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Treo 600: How to leave your laptop behind

Treo 600 Sets You Free!I recently had the opportunity to exchange emails with Peter Arts during which I found out that he used his Treo 600 as a laptop replacement! I told him how awed I was by this and asked him if he would be willing to share his experiences via this blog. His absolutely brilliant article follows.  Thanks Peter!

Andrew,

Appreciate your interest in how I have successfully leveraged my Treo 600 in place of a laptop. If your needs mesh with the Treo's capabilities (and your carrier's bandwidth), it is a really sweet alternative to carrying all that gear/weight around all the time.

First of all, 2 caveats as to when this is not a good idea:

1) If your laptop is both your mobile and main computer. No PDA is an acceptable replacement for a situation where full computing power, multiple windows, multi-tasking, and speed-speed-speed are required. A PDA is an augmenting technology for your main PC.

2) If you travel to a lot of areas that do not have wireless infrastructure set up to support your Treo (i.e. rural areas, that don't support your wireless carrier, etc.)

Having addressed those issues, I'll now give you the Reader's Digest version of my story...

My first wireless Palm was using my Vx with OmniSky service. Very limited infrastructure, but served most of my travel areas. While there were definite compromises (small screen, grayscale, RAM usage) it was worth it to me at the time. I was working almost exclusively in NYC, and used my laptop for client/partner meetings. This meant needing to review/edit relevant documents, eMails, typing notes, etc. I was carrying a loaded laptop bag up and down the stairs of NY Subways every day. After a while, you notice that one shoulder is definitely leaning South, and your aspirin purchases have gone North. With OmniSky, Documents To Go, and a folding keyboard, I was able to handle all of my meeting needs, reduce the weight on my shoulder by several pounds, and introduce a new element of conversation into my meetings (the WOW! factor of this setup was not to be believed). Although OmniSky went out of business all too soon, the lessons were learned.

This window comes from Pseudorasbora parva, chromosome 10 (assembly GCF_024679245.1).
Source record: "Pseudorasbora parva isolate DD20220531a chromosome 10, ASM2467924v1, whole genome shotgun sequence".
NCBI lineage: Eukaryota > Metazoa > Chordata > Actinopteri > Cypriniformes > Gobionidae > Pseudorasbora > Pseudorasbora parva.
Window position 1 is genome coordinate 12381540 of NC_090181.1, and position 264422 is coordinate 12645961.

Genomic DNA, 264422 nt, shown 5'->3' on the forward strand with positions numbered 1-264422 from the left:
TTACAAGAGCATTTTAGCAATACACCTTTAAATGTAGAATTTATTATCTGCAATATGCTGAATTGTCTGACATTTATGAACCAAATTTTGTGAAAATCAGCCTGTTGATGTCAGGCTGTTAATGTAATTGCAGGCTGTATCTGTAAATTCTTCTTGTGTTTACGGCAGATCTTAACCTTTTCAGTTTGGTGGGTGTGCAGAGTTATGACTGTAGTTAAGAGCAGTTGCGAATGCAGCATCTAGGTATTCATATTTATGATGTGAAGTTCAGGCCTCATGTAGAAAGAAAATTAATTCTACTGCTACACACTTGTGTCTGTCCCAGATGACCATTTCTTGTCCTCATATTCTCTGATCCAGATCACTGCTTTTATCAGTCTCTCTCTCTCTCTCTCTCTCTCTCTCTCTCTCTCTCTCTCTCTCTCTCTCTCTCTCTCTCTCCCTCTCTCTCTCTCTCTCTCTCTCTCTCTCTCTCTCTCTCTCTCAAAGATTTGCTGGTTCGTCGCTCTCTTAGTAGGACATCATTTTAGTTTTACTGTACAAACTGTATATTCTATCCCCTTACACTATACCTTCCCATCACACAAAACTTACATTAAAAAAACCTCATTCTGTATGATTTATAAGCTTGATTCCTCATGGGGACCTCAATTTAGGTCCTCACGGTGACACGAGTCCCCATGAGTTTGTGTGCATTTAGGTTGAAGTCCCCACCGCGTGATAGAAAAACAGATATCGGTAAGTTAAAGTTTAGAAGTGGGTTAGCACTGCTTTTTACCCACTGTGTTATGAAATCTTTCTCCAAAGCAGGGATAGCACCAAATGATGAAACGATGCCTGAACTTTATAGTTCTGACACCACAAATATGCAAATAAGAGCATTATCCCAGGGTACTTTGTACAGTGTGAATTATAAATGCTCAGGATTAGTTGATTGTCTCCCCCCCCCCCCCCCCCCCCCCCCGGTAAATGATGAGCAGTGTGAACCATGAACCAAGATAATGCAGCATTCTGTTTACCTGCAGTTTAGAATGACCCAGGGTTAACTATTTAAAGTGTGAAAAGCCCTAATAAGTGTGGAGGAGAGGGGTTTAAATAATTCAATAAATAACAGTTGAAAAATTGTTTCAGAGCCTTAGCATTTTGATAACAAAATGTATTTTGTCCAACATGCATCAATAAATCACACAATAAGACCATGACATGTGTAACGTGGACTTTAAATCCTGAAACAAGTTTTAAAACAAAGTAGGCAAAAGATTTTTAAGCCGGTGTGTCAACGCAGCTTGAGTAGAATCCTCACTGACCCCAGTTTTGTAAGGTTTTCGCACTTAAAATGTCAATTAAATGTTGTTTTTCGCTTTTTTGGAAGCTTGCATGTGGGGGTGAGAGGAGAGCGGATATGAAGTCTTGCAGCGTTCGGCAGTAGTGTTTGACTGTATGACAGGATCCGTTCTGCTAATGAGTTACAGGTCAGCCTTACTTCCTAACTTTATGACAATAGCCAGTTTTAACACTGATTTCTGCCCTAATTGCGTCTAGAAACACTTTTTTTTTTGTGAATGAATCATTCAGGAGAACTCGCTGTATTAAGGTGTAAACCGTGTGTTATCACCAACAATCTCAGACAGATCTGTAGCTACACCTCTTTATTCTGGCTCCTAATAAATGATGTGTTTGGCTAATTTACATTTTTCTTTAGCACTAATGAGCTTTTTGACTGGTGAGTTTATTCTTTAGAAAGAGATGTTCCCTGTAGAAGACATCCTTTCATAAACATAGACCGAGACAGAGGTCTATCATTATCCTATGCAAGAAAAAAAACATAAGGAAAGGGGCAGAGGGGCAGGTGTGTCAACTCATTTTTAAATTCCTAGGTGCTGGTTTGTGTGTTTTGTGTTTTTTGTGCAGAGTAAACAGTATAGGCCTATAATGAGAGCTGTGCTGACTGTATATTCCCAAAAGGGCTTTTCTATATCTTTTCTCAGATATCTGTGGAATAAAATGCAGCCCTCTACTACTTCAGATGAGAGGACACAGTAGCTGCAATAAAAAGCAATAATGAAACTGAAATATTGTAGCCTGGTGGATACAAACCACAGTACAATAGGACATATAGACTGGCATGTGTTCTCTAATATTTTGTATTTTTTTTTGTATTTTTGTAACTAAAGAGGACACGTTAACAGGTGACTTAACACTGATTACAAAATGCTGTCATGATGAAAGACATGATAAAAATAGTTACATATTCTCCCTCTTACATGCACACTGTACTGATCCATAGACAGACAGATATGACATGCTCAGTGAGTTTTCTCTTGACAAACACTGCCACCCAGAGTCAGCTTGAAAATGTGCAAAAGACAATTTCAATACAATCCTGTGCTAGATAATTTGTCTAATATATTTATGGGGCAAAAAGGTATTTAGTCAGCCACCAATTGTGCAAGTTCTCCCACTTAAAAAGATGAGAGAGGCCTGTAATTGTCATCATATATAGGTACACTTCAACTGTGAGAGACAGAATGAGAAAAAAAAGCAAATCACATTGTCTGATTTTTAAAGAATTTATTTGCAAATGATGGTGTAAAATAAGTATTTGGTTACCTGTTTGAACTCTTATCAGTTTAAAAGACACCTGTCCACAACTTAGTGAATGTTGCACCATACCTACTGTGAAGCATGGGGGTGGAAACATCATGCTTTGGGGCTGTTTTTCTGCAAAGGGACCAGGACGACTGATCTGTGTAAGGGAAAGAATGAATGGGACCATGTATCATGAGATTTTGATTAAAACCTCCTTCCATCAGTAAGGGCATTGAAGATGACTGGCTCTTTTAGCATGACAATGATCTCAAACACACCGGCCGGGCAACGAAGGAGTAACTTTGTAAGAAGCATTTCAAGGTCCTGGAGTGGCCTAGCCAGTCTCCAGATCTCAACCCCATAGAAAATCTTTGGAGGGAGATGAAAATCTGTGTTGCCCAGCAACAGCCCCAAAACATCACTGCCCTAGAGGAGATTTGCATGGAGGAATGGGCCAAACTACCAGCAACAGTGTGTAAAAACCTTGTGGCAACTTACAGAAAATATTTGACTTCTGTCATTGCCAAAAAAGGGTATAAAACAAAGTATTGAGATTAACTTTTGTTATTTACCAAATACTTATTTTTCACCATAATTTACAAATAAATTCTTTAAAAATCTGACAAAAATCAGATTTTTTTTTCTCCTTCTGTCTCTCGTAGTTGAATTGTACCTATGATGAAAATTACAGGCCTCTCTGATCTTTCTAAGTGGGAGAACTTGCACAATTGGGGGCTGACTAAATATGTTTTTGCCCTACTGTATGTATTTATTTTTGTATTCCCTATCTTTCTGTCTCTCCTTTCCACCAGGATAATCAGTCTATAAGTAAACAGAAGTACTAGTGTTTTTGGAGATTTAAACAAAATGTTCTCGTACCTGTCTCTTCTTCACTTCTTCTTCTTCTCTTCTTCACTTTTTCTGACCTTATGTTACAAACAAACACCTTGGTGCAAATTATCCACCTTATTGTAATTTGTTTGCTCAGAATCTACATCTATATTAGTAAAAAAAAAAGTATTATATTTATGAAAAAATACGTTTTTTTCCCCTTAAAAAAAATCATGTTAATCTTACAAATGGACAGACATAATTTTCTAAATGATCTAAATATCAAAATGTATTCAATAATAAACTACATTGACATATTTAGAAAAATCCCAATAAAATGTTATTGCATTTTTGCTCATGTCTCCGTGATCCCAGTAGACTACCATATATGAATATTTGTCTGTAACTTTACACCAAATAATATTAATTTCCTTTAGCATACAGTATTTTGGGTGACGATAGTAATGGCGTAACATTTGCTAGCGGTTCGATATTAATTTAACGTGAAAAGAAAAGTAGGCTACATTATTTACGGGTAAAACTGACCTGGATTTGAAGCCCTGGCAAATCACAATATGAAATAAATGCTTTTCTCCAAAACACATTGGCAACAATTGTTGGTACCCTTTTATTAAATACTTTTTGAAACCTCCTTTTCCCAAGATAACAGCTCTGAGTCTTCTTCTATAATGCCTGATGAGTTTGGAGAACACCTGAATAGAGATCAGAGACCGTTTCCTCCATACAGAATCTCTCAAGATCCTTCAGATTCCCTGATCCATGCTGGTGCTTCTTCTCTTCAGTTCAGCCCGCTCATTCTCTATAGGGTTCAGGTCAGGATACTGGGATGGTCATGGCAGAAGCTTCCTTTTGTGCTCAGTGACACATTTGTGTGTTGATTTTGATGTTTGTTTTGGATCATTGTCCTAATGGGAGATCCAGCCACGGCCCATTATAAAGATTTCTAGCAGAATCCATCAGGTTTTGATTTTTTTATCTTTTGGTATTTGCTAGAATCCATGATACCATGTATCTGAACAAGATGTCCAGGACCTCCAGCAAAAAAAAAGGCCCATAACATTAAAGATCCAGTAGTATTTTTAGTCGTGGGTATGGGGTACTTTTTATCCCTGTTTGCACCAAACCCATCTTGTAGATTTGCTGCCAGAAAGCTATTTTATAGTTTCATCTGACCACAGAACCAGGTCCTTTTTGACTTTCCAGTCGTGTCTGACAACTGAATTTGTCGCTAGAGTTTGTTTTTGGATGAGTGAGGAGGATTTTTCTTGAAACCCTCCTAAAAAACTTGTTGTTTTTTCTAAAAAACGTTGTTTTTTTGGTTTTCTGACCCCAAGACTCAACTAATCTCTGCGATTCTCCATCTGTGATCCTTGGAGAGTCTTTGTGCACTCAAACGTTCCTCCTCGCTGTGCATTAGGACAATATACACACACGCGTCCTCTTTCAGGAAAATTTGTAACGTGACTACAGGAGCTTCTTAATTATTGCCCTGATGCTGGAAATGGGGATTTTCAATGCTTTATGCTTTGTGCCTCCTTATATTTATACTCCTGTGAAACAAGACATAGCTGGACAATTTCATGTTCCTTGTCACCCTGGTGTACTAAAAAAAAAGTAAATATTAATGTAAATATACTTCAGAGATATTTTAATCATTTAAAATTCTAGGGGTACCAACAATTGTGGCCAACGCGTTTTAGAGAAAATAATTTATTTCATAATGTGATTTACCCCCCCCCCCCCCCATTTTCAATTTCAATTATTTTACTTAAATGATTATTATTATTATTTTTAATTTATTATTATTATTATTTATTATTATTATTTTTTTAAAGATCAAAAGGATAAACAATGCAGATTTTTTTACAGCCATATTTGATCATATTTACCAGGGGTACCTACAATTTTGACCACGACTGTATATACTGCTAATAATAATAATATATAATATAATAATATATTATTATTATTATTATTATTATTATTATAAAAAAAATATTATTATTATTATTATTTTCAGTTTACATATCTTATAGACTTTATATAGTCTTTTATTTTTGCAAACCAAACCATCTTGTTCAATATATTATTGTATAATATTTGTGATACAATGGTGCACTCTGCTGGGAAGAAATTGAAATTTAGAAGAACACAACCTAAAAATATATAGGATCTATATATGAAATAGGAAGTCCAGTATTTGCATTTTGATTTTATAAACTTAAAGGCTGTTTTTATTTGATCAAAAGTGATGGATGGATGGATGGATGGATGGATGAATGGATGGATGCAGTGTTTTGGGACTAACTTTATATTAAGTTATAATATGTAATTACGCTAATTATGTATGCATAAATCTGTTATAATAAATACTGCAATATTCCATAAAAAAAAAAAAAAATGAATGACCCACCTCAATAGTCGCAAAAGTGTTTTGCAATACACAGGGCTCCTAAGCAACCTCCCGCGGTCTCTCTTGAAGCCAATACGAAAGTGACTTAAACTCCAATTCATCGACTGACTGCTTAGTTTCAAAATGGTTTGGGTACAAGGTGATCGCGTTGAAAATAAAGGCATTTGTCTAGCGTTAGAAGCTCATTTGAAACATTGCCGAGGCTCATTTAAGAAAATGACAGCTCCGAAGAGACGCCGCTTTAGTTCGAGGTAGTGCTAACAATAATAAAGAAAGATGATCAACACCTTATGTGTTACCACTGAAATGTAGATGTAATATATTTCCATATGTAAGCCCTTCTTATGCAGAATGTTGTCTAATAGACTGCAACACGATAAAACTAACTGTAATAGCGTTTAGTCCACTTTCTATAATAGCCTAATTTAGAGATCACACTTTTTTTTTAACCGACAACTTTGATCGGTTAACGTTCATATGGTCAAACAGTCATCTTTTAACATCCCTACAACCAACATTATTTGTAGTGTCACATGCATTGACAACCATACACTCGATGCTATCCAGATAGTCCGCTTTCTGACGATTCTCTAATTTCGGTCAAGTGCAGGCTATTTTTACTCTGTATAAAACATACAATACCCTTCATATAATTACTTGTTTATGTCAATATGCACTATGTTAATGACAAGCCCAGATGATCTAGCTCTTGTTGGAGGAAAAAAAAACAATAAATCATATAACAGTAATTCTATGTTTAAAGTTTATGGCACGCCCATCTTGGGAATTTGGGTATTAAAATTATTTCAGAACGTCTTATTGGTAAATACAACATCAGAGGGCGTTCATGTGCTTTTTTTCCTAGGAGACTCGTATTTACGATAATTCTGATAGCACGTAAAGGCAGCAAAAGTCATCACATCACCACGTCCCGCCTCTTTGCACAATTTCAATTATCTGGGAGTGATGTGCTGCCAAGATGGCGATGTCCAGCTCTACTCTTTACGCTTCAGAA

When I got a Treo 300, there were still a lot of compromises...I had to use the thumboard, slow processor, limited RAM, no expansion. However, it was do-able and worth it (especially if you used both AfterBurner hack and Quickbits together to goose the processor speed). With the introduction of the Treo 600, most of those compromises went away. The integration of functionality between wireless, PDA and phone functionality is unbelievable, and really adds to the ease of using this for portable computing. Unlike OmniSky and other ISP's, SprintPCS allows you to send messages over their network using the SMTP for your various accounts. Previously, I had to get a subscription to SMTP.com. The Blazer browser (developed by Handspring) automatically formats any website for optimal PDA viewing...eliminating the need to stick with 'PDA-friendly' sites.

I've bulleted the setup on my Treo 600 for easier viewing:

  • The folding keyboard ($49.99):  Its great, and has a connection for your Treo charger, that let's you charge while still using the keyboard. So, you can go through long meetings or online sessions without battery concerns
  • 512mb SD card ($108.99): All my attachments, music, backup files etc. go on this card
  • Power Run ($15): Let's you actually run applications from an SD card...keeps that RAM free!
  • Snapper Mail ($29.95-$59.95): This is a slick, intuitive eMail client that couples with Docs To Go or QuickOffice to handle attachments in their native format...it handles attachments up to 2mb in size. Now supports both POP and IMAP mail
  • QuickOffice ($29.95-$39.95) and Documents To Go ($29.99-$49.99): Either suite will support MS Office better then the PPC versions. Also will handle your eMail attachments, graphic files, etc. Unlike PPC, allows you to keep your files in YOUR folder of preference...not in what MS considers best
  • Arrow Launcher ($7.95): Just brilliant! Quickly find contacts by any criteria, apps, utilities, etc. Simple, elegant and powerful
  • SoundRec (Donation): Neat, free app, that lets you record voice memos on your Palm
  • Diddlebug (Free): Easy sticky notes/drawing app. Snapper Mail will let you send as an attachment. Great for phone #'s on the fly
  • Profiles (Free): Lets you to take 'snapshots' of your Treo at specific settings, and save them as named profiles/modes. Some of mine are
    • Meeting
    • Normal

    • Daylight
    • Alarm Clock
    • Nightime-in-car